These are all well and good, but the two most telling stats I see that display his great start at the plate lie in more advanced metrics. A-Gon has had flashes of great discipline at the plate which are evident both watching games and in his 6.2% walk rate. In his career, he has only topped 6% once for a full season, and has walked in under 5% of PAs since 2007. It’s not a gaudy number, but it’s a definite improvement from the past several years. For what it’s worth, his BB% is just 1% below Tulo’s, tied with Jimmy Rollins’ and 3% above Starlin Castro’s. He seems to be seeing the ball well: he’s swinging at 29.7% of balls out of the strike zone, down from 42% the last two years and 35.8% for his career.

Furthermore, it wouldn’t be a stretch to say that A-Gon is raking. His isolated power (slugging percentage minus batting average-a good measure of a hitter’s raw power since it counts only extra base hits) is .216, by far and away the leader among NL shortstops. In fact, he’s currently 14th in the NL in ISO, ahead of guys like Joey Votto, Carlos Beltran AND Matt Holiday (note: as you might guess, Kemp, Braun and Hart are 1-2-3 in NL ISO so far). He does have a handful less at bats than some of these players due to missing time for the birth of his son, but he still qualifies for the batting title. Some feel that his power will play well at Miller Park, where only one of his four bombs has been hit. Those will come, and he very well may be shaping himself up for another 20+ home run season, the type of shortstop power Milwaukee has not enjoyed since Hardy ca. 2008.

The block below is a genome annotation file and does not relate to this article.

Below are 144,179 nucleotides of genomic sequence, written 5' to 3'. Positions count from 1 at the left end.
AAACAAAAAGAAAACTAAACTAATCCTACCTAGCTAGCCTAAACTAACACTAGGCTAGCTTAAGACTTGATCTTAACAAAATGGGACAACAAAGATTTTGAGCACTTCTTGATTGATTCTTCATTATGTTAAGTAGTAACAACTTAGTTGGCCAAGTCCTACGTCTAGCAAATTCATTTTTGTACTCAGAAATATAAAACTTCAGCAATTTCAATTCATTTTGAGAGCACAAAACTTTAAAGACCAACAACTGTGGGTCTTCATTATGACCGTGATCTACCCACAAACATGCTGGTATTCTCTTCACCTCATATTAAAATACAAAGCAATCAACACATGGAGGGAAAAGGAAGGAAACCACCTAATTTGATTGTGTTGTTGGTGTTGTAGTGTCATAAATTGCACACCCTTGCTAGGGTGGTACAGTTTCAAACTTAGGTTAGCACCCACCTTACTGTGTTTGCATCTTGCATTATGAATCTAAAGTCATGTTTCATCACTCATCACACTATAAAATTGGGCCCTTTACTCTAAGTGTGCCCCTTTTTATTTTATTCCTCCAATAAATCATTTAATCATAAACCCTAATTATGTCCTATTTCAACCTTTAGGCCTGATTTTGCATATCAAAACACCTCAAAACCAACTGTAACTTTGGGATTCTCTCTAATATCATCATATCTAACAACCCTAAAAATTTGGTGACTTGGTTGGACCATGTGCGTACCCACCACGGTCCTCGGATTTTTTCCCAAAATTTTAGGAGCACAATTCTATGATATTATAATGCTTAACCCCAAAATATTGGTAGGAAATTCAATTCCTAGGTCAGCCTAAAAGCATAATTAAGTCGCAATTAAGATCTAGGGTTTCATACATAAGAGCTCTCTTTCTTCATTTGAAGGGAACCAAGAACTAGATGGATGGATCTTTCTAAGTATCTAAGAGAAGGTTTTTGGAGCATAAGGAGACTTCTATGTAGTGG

Perhaps these numbers are unsustainable-his hacker reputation was earned for a reason, after all-but they are nevertheless encouraging to see from both a shortstop and a player who bats no higher that sixth. Gonzalez is prone to streaky hitting, but it isn’t as if he’s setting the world on fire right now. He had an excellent spring training, and after a slow first few games, he is quietly putting together a fine start to 2012. If he does “crash down to earth”, the fall from this level of play to something more in line with his career numbers would definitely be manageable. Brewer fans should feel comfortable seeing him trot out to short every day if only for his glove.

At 35, by no means is Gonzalez a long term answer to the Brewers’ shortstop woes. There is still an absence of shortstop prospects at all levels of the minor leagues, a dilemma which the team should address in this year’s draft and perhaps even trades. The Brewers farm system has shown that it can produce everyday big league shortstops in Hardy and Escobar. Even Bill Hall played short coming through the minors and has manned the position at the big league level. But since Escobar was traded, the farm is bereft of anyone who even closely resembles an everyday major leauge shortstop.

Barring injury trouble, Gonzalez’s option should vest and Milwaukee will have a capable and effective shortstop for one more season. Hopefully that will give Doug Melvin enough time to develop a way to halt the Brewers’ shortstop carousel.

All credit for advanced statistics goes to